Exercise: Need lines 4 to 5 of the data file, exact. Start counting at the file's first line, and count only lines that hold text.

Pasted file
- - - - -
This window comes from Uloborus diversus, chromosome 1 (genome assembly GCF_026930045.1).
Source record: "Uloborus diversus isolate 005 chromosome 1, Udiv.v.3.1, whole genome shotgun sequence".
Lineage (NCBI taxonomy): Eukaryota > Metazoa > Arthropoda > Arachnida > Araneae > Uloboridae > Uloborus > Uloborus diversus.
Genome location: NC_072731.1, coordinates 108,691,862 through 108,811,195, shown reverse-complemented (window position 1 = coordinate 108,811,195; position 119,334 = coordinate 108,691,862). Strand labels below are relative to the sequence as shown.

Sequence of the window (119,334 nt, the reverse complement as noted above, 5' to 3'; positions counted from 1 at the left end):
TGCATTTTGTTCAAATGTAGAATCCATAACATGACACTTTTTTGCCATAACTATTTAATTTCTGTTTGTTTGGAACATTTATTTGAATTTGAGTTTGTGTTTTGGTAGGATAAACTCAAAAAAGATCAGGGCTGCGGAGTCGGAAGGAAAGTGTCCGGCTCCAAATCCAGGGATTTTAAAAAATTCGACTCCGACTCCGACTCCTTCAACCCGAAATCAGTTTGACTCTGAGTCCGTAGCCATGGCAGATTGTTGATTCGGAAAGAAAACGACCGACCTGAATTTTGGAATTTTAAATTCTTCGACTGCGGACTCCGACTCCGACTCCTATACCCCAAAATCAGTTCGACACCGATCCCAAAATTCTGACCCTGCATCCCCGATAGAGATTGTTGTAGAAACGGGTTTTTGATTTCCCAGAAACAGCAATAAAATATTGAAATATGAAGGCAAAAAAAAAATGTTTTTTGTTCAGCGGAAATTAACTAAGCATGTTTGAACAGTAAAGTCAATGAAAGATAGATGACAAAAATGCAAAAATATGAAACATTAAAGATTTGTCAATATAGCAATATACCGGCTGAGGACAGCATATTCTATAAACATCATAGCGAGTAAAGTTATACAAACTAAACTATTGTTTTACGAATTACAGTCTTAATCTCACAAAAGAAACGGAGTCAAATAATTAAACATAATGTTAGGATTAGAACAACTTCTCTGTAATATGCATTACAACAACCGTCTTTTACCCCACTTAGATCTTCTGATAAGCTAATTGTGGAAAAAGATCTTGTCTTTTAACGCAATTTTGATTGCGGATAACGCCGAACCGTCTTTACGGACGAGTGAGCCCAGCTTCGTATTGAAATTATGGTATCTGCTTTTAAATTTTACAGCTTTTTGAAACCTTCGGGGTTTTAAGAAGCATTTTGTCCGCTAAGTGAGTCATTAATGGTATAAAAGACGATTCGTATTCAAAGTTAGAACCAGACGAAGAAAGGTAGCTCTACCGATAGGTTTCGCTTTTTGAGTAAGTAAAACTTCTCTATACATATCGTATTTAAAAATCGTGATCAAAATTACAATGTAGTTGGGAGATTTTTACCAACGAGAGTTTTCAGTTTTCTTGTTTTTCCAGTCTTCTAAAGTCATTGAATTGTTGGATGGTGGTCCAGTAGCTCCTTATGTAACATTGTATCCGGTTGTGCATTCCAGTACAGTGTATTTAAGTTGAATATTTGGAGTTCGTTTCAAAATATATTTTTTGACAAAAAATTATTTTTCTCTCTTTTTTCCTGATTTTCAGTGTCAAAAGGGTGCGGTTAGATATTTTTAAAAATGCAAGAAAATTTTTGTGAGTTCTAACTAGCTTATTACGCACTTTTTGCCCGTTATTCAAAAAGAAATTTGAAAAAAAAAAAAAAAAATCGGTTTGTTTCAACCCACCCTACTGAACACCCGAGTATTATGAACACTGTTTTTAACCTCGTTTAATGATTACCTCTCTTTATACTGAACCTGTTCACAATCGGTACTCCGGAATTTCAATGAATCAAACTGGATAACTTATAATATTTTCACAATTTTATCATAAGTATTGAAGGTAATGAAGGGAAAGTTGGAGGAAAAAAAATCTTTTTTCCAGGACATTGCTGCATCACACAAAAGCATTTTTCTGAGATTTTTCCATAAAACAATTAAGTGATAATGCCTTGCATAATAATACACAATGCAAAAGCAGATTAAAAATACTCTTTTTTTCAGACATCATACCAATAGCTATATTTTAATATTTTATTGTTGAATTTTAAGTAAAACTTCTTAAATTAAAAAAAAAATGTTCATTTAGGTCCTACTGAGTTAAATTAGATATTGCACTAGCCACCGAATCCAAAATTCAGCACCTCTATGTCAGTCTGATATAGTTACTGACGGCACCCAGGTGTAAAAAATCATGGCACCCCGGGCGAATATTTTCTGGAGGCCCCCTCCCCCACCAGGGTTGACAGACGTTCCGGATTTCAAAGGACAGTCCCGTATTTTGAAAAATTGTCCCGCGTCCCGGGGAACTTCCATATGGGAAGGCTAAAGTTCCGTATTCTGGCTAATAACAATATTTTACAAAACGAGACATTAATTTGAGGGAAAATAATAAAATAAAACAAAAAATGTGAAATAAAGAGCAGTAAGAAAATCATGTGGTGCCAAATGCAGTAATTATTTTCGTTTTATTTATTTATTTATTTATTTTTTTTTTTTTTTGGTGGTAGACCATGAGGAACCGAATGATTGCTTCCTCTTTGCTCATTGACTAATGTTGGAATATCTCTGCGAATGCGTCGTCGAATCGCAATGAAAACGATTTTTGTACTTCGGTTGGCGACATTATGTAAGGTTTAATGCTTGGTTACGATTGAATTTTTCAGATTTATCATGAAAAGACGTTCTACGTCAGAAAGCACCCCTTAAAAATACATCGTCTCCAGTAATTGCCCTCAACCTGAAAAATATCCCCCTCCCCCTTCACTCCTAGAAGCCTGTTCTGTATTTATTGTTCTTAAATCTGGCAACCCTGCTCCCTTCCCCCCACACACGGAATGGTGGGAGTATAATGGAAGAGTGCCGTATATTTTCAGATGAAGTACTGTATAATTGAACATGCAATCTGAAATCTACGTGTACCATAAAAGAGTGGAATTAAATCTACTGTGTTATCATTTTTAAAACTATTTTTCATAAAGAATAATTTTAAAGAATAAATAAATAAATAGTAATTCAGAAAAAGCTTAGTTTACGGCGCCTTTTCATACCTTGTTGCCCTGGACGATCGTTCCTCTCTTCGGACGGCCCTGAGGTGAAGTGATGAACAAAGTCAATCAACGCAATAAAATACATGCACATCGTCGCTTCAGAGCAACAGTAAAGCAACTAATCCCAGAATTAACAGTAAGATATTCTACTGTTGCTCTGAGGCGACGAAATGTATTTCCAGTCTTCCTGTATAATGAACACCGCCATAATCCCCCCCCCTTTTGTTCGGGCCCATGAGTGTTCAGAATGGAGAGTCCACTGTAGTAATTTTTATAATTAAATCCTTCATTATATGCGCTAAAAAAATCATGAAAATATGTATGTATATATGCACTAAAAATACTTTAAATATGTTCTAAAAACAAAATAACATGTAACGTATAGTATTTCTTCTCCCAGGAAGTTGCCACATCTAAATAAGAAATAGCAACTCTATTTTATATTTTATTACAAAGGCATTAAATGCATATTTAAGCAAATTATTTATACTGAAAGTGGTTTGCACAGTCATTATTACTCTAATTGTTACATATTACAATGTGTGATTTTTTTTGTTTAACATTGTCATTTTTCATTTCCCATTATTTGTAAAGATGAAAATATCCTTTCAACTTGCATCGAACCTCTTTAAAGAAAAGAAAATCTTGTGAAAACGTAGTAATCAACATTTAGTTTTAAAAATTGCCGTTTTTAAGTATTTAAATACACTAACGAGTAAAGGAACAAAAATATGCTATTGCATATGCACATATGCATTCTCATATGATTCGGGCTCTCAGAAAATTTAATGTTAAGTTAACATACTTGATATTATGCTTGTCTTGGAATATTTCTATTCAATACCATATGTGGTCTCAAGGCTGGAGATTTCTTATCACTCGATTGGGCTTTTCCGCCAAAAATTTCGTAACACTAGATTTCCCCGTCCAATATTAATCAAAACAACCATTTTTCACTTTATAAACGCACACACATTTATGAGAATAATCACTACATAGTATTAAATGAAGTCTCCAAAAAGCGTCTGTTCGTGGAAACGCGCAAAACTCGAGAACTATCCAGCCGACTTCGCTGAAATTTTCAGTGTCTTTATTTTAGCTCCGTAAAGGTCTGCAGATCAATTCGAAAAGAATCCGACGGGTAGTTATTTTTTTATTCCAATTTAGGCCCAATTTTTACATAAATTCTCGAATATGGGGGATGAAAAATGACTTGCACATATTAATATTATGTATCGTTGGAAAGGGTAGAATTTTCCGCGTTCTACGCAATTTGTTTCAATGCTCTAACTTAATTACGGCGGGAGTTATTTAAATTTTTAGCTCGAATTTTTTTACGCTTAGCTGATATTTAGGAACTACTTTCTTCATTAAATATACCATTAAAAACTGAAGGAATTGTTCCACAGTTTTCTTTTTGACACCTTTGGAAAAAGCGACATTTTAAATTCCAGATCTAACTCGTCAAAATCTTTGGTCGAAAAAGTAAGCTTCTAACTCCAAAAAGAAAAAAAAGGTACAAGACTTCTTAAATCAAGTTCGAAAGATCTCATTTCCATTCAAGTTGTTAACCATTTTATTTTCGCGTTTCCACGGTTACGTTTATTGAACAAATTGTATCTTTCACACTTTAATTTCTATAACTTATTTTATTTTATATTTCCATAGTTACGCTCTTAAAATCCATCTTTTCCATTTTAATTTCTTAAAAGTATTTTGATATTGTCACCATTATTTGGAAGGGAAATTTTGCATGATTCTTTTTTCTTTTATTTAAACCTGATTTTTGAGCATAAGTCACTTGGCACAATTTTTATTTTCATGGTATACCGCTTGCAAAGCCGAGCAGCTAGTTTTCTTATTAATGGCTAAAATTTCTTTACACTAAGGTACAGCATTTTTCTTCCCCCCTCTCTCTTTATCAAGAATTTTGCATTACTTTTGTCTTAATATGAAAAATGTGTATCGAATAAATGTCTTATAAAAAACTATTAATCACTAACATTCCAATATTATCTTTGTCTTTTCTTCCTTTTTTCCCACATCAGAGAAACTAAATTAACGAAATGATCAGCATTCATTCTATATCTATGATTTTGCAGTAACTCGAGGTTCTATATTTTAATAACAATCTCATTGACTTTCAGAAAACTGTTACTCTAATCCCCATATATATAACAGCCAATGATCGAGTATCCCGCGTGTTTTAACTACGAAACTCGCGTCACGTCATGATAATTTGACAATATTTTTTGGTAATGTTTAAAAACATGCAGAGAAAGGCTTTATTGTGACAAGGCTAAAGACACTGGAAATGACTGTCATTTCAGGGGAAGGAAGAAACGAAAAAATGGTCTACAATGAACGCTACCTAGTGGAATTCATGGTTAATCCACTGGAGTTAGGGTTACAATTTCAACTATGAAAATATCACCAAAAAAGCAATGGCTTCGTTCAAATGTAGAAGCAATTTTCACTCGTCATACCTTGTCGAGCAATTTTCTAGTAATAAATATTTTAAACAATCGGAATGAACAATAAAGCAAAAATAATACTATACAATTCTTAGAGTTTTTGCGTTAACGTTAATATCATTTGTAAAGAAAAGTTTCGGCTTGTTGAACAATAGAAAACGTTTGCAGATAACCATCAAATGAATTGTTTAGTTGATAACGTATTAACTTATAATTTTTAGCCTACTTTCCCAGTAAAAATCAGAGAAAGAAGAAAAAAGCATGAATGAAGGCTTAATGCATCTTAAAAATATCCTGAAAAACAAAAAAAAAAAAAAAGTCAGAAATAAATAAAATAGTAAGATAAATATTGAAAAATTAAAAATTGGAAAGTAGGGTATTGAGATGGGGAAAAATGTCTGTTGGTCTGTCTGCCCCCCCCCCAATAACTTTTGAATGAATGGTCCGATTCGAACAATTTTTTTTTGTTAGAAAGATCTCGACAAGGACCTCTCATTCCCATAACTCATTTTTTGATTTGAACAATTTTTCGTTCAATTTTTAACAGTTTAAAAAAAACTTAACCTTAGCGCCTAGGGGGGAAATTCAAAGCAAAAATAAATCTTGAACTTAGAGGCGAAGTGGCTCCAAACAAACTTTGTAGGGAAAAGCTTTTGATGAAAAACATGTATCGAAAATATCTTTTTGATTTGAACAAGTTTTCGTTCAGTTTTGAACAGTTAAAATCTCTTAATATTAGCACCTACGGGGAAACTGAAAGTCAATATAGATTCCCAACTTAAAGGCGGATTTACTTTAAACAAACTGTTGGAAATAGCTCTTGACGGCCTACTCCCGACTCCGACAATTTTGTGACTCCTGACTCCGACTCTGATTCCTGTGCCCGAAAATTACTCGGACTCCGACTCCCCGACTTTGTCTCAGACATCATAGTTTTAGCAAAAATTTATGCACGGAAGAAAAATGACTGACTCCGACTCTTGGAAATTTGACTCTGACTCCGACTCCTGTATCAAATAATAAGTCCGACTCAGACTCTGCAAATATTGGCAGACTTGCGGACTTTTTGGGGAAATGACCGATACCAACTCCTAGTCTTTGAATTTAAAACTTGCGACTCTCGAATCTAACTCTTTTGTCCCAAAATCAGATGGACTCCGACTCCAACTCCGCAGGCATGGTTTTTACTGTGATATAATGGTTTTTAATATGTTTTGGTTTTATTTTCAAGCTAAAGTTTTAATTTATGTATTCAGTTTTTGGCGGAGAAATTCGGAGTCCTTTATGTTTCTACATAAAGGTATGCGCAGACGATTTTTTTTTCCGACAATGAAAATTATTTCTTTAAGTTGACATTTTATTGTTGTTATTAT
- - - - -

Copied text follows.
Genome location: NC_072731.1, coordinates 108,691,862 through 108,811,195, shown reverse-complemented (window position 1 = coordinate 108,811,195; position 119,334 = coordinate 108,691,862). Strand labels below are relative to the sequence as shown.

Sequence of the window (119,334 nt, the reverse complement as noted above, 5' to 3'; positions counted from 1 at the left end):